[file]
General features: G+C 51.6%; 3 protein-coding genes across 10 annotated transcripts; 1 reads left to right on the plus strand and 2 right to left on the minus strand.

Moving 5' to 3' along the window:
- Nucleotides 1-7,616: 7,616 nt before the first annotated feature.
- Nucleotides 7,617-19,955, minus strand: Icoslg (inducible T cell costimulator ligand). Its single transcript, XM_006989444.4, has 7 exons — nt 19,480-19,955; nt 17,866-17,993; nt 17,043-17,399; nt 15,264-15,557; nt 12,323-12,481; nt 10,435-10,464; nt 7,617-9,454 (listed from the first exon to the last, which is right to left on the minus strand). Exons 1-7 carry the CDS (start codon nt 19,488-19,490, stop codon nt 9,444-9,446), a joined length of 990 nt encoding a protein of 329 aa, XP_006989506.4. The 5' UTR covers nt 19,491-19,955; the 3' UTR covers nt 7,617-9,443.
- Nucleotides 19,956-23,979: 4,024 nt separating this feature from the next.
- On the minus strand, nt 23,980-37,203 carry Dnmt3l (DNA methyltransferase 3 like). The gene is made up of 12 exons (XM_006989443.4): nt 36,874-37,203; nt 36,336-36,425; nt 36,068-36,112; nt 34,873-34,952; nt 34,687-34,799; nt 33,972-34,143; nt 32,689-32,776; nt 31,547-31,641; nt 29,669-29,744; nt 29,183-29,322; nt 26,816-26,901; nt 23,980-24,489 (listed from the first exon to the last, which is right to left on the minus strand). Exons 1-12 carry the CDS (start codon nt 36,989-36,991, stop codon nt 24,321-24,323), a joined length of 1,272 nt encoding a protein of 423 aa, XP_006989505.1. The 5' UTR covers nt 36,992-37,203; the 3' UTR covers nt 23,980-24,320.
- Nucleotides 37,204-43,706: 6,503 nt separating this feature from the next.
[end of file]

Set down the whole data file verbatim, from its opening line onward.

General features: G+C 51.6%; 3 protein-coding genes across 10 annotated transcripts; 1 reads left to right on the plus strand and 2 right to left on the minus strand.

Moving 5' to 3' along the window:
- Nucleotides 1-7,616: 7,616 nt before the first annotated feature.
- Nucleotides 7,617-19,955, minus strand: Icoslg (inducible T cell costimulator ligand). Its single transcript, XM_006989444.4, has 7 exons — nt 19,480-19,955; nt 17,866-17,993; nt 17,043-17,399; nt 15,264-15,557; nt 12,323-12,481; nt 10,435-10,464; nt 7,617-9,454 (listed from the first exon to the last, which is right to left on the minus strand). Exons 1-7 carry the CDS (start codon nt 19,488-19,490, stop codon nt 9,444-9,446), a joined length of 990 nt encoding a protein of 329 aa, XP_006989506.4. The 5' UTR covers nt 19,491-19,955; the 3' UTR covers nt 7,617-9,443.
- Nucleotides 19,956-23,979: 4,024 nt separating this feature from the next.
- On the minus strand, nt 23,980-37,203 carry Dnmt3l (DNA methyltransferase 3 like). The gene is made up of 12 exons (XM_006989443.4): nt 36,874-37,203; nt 36,336-36,425; nt 36,068-36,112; nt 34,873-34,952; nt 34,687-34,799; nt 33,972-34,143; nt 32,689-32,776; nt 31,547-31,641; nt 29,669-29,744; nt 29,183-29,322; nt 26,816-26,901; nt 23,980-24,489 (listed from the first exon to the last, which is right to left on the minus strand). Exons 1-12 carry the CDS (start codon nt 36,989-36,991, stop codon nt 24,321-24,323), a joined length of 1,272 nt encoding a protein of 423 aa, XP_006989505.1. The 5' UTR covers nt 36,992-37,203; the 3' UTR covers nt 23,980-24,320.
- Nucleotides 37,204-43,706: 6,503 nt separating this feature from the next.